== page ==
Malaysia's High Court has sentenced three members of a Muslim cult to death by hanging.
Sixteen other members of the group, convicted on Thursday of treason for plotting armed rebellion, have been given life sentences.
Passing sentence, Judge Zulkefli Ahmad Makinudin said the consequences for Malaysia would have been unimaginable if the members of the al-Ma'unah cult had succeeded in toppling the government and replacing it with an Islamic state.
The three men facing execution are the cult leader Mohamed Amin Mohamed Razali and two followers, Zahit Muslim and Jamaludin Darus.
Mohamed Amin Mohamed Razali: Martial arts fanatic
Policemen ringed the dock as the sentence was read to the convicted men. All 19, each wearing a white skull cap, remained calm but many of their relatives broke down.
Defence lawyer Karpal Singh expressed shock at the death sentences. "We expected life imprisonment. The circumstances did not warrant the death penalty," he said.
Mr Karpal said an appeal would be lodged against both the sentences and the convictions.
Mohamed Amin Razali, a martial arts expert, and his followers believed mystical powers protected them from harm.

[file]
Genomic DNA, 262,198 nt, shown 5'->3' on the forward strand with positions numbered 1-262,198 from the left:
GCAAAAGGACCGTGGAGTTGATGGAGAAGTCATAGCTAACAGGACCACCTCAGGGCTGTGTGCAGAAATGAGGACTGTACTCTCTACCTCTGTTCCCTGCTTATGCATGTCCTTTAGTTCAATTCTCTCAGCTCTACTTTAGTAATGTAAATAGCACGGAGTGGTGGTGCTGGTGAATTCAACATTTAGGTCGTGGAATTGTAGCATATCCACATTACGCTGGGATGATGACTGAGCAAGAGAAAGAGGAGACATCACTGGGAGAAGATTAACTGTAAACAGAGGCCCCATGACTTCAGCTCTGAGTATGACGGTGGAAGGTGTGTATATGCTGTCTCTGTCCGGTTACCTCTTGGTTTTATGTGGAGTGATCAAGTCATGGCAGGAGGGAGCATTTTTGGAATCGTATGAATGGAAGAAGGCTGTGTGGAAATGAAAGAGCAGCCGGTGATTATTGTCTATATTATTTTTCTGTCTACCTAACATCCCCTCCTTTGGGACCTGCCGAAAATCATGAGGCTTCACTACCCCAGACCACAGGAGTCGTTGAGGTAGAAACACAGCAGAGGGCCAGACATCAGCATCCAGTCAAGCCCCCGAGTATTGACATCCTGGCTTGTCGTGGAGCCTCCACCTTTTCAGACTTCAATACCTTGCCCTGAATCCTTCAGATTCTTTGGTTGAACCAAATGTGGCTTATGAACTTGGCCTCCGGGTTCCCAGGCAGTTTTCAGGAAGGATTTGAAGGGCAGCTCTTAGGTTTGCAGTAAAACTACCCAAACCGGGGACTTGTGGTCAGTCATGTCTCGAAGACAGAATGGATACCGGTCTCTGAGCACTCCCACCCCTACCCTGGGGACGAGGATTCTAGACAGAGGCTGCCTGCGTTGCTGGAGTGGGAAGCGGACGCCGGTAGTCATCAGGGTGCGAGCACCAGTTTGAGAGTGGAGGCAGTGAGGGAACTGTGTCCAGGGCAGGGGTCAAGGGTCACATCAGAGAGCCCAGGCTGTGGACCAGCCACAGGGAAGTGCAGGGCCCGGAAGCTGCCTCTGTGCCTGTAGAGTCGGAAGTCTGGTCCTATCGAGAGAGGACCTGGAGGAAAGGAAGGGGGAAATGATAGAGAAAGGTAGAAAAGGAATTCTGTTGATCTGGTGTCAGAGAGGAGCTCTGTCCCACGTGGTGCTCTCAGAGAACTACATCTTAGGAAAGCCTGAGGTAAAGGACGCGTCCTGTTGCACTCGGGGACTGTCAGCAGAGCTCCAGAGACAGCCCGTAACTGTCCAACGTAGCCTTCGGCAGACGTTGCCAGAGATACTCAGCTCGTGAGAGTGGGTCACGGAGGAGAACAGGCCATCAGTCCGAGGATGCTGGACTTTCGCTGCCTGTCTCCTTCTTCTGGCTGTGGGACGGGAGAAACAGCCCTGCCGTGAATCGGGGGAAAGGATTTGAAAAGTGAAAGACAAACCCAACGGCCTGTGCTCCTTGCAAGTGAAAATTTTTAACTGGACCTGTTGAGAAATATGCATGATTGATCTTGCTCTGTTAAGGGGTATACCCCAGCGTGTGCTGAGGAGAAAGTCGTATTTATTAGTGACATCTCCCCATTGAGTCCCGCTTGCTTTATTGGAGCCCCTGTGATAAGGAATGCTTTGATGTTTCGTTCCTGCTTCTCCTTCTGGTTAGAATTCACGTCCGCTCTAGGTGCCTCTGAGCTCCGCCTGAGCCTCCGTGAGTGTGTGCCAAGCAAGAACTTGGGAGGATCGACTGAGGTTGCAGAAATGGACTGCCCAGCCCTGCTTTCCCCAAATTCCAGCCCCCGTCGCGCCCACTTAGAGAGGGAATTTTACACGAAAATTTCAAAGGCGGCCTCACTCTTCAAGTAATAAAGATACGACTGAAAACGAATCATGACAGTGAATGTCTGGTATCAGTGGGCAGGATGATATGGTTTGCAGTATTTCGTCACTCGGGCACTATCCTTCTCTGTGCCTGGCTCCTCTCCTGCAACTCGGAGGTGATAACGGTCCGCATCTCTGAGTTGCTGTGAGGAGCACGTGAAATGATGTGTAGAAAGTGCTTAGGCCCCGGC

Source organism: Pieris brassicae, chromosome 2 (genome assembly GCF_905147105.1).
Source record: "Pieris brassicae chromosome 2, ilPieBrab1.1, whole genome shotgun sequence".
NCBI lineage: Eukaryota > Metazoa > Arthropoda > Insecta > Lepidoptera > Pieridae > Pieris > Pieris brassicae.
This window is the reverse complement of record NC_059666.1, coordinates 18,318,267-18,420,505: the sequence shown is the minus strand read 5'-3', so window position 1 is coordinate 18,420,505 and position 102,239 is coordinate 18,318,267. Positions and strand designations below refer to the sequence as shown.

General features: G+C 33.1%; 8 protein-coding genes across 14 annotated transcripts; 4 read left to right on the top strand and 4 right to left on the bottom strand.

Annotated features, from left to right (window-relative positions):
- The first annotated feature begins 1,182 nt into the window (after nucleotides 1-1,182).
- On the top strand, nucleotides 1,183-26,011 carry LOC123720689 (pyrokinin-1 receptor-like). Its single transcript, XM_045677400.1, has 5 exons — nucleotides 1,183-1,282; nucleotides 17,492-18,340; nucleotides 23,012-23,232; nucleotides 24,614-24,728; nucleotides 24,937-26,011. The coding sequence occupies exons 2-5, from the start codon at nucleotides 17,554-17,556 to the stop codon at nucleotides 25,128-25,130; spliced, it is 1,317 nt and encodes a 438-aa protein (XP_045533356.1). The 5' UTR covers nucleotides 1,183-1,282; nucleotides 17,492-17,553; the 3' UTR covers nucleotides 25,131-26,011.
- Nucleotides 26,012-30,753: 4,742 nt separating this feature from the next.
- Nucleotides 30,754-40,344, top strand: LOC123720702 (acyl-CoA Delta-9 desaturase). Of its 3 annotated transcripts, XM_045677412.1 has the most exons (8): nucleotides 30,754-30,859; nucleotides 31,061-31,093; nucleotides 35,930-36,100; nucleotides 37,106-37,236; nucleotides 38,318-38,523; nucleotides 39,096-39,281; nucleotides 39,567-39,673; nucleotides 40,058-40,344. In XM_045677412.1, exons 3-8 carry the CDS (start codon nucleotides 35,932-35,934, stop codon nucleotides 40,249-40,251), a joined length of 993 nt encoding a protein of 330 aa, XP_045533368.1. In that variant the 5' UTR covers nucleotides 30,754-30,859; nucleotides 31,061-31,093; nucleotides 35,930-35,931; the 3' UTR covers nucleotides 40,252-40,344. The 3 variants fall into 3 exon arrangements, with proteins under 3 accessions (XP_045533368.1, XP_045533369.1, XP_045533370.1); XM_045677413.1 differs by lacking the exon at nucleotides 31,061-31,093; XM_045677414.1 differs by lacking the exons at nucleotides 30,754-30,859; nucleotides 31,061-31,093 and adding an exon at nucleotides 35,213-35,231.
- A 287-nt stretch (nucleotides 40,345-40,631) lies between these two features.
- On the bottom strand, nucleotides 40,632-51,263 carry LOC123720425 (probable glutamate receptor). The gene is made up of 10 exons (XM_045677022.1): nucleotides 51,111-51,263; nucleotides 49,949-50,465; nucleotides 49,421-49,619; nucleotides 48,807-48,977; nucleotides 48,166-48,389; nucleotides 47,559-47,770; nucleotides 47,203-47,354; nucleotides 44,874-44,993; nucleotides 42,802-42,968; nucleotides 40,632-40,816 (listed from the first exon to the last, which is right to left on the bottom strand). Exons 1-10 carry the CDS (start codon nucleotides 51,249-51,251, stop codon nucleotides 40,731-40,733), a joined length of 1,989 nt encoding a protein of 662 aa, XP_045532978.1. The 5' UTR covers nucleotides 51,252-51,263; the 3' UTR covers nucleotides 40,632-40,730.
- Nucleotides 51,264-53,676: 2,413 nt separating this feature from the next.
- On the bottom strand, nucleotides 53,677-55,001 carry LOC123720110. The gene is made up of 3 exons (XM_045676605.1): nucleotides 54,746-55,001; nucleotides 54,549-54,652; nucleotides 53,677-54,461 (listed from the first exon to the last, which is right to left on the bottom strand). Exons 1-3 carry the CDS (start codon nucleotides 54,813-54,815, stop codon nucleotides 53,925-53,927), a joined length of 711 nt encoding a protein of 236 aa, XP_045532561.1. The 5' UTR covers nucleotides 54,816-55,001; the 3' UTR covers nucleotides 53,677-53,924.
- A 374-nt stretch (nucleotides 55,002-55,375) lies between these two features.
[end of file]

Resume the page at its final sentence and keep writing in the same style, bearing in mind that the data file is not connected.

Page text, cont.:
In July last year, they posed as army officers to steal more than 100 rifles and large quantities of ammunition from two bases.
Al-Ma'unah members are taught they are protected from harm
The group also took hostages, two of whom were killed, before the men were captured following a jungle shoot-out in northern Perak state.
The defendants were charged with waging war against the king, the country's constitutional head of state.
Six members were sentenced to 10 years' imprisonment last December, on the lesser charge of making preparations to wage war.
Attorney General Mohtar Abdullah alleged that al Ma'unah members had also been involved in other violent incidents.
These included an attempted attack on a power installation in Perak, and grenade attacks on a brewery in Kuala Lumpur and a Hindu temple at the Batu Caves - a popular tourist destination just outside the city.
Two-thirds of Malaysia's 23 million people are Muslim, and such cases of religious extremism are rare in the country.
Al-Ma'unah described itself as a self-defence army for